Sunday, December 04, 2016
When Beth asked me to say a few words this morning, I rested in the silence for a while remembering. When I went to jot some notes I headed the document “Remembering Terry.” But that seems to me to miss the mark. To remember is to put back together. It’s just wrong to think that I am remembering Terry. He was among the most put together human beings I’ve ever known. He does not need me to re-member him.
Instead, I only wish I could recall him – that is to say, just call him back. Just once more, say, “hey, Terry, did you bring your saw with you? Let’s play some,” or, “hey, Terry, you feel like putting together a grits soufflé, maybe?” or, maybe just, “hey, Terry, how about a Tom & Jerry?”
Reading the posts so many of you shared on Facebook following his death this week I was struck over and over again by a common thread: Terry could find something extraordinary in the most ordinary. He could create quirky, lovely party favors out of objects found buried beneath the house. He could make stunning photographs out of bacon grease. He could make a style all his own out of someone else’s castoffs. That he could make haunting music out of a homely hand tool should come as no surprise.
More than that, though, he could find beautiful chords in the cacophony of community life. When the vendors at the farmers market, the boss from a job you held 30 years ago, the crazy artists, the neighbor down the street, the parents of your young adult child’s friends, and those friends all write touching notes of appreciation about you, you know you’ve lived life well.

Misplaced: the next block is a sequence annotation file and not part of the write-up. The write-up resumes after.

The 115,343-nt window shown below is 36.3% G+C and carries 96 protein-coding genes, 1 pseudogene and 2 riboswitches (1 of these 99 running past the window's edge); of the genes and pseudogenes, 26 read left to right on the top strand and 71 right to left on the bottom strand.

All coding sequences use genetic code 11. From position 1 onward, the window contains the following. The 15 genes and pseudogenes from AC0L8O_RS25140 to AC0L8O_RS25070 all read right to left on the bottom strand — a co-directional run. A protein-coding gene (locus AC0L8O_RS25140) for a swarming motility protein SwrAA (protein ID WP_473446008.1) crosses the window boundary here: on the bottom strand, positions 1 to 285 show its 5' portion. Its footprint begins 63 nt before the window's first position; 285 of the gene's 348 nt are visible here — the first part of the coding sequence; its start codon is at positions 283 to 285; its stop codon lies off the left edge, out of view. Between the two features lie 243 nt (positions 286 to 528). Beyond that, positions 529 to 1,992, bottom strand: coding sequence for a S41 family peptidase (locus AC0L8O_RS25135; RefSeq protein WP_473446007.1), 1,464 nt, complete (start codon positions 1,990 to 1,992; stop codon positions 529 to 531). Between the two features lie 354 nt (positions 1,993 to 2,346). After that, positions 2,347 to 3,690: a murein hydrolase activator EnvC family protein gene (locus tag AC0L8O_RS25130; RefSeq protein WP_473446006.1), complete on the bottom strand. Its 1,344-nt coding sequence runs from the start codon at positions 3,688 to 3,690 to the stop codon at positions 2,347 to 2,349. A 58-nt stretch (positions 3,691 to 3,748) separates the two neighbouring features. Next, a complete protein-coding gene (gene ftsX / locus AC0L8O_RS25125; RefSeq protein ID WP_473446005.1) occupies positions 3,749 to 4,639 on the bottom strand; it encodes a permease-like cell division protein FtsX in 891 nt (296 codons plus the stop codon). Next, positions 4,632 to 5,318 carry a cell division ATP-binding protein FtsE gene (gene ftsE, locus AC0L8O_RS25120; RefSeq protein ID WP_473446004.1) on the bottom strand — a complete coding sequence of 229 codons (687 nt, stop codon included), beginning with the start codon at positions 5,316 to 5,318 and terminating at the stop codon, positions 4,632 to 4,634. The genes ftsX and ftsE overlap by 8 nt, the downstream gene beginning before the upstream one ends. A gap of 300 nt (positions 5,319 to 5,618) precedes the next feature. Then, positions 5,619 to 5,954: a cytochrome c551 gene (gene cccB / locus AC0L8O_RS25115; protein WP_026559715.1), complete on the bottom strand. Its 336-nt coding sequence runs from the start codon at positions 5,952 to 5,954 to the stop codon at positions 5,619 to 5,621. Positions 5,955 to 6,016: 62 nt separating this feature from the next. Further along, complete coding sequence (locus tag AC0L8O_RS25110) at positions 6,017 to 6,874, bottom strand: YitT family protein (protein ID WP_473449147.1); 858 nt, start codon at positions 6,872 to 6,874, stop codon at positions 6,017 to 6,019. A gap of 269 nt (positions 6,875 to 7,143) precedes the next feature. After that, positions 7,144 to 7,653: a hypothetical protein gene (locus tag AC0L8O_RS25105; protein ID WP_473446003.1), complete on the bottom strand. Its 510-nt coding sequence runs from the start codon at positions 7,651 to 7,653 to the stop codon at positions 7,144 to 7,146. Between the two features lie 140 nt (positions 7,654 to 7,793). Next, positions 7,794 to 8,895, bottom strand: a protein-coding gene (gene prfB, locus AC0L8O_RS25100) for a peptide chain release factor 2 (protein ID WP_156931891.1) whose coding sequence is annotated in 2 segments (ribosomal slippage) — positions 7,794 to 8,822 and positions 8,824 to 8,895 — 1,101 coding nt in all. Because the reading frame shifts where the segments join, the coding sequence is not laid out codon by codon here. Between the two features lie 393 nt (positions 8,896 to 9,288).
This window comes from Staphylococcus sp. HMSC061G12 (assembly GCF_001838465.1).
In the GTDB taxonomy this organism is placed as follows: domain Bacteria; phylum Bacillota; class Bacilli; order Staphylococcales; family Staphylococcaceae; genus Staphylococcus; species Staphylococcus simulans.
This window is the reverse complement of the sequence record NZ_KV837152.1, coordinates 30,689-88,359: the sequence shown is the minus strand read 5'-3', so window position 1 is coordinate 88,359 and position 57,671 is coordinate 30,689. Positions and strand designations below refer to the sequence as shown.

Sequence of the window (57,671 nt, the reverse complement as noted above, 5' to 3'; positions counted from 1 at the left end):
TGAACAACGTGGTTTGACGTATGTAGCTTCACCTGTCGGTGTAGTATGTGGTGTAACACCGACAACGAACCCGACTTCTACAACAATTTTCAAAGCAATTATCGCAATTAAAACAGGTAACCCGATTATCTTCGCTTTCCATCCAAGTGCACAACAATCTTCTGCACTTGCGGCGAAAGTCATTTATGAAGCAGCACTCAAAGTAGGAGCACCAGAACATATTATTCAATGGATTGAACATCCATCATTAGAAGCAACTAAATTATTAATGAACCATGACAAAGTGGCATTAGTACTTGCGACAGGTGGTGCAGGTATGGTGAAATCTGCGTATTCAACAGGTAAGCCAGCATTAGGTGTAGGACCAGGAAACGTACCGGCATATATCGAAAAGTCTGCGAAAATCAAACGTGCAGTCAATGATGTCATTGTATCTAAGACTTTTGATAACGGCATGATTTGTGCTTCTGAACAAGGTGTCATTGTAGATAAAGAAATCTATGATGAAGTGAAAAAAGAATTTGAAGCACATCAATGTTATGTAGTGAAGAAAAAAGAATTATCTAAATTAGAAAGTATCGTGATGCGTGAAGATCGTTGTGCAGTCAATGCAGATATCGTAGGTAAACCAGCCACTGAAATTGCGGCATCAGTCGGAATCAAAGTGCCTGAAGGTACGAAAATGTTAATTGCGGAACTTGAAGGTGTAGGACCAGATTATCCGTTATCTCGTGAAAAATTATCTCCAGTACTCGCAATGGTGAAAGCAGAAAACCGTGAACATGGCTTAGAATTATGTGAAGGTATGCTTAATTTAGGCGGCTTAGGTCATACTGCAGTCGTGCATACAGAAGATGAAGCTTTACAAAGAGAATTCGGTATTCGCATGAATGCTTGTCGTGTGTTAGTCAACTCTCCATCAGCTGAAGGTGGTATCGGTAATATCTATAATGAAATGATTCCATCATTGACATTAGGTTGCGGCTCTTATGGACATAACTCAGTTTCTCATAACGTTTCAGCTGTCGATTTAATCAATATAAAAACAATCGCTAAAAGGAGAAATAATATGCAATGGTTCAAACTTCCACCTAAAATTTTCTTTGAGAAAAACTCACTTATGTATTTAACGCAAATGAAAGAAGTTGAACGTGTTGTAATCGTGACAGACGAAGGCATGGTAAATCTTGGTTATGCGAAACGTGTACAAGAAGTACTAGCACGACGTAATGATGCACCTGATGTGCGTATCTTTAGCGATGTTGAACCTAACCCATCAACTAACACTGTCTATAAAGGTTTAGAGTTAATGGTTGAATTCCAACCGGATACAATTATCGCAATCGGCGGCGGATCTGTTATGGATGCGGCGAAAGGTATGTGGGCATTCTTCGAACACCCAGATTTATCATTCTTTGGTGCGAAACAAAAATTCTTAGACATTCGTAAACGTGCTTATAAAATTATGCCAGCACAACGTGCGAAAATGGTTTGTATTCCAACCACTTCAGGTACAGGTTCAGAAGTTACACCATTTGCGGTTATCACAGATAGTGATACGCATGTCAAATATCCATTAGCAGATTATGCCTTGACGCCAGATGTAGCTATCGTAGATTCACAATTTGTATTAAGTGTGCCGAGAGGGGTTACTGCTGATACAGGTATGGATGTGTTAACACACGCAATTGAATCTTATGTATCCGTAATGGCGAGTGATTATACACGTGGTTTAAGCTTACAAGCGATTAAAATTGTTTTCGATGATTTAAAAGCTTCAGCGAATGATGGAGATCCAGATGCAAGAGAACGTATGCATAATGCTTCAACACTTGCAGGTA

Someone wrote on Facebook this week that Terry lived a Christ-like life. I really wish I could see the look on his face in response to that. I’m sure he would have a wry smile and arched brow beneath an angled hat as he pondered the suggestion, and shrugged it off.
Terry was a gentle agnostic when it came to doctrinal questions of religion, but he got exactly right the most important parts of what I think of as faithful living. He knew how to do what he could with what he had right where he was to make others’ lives better. And he knew how to do it with love. Whatever space he occupied, he did so with warmth and generosity, and with a natural hospitality. He was at home almost anywhere he found himself, and he made others at home there, too.
I love that he and Beth lived, both in Athens and here in Atlanta, close to train lines. Terry had friends from both sides – all sides – of the tracks. He was never afraid to be himself, and when you live like that – unafraid – you are not afraid to make friends, connections, community everywhere you go.
I never saw him walk on water, but if being kind, warm, generous, and loving as you bring out the best in everyone around you is Christ-like, well … I don’t know about that. I do know that the religious language of salvation is way over-used, but at its root it simply means wholeness, well-being, and right-relationship. Terry lived that fully. My own faith tells me that the restless Spirit at the heart of creation is loving and eternal – good all the time and in the time beyond our experience and understanding of time. I trust that Terry rests in that gentle and everlasting love.
I do know a few things with utter certainty: I know that Terry loved my sister well, and could almost always make her laugh even if the laughter included an eye-roll at whatever crazy thing he was thinking up to do with whatever crazy thing he had dragged home. I know he loved Willamae beyond words, from her first sentence – “wanna beer” – to the last time you spoke there was deep love behind every syllable. And I know he made our family’s life richer, fuller, and brighter.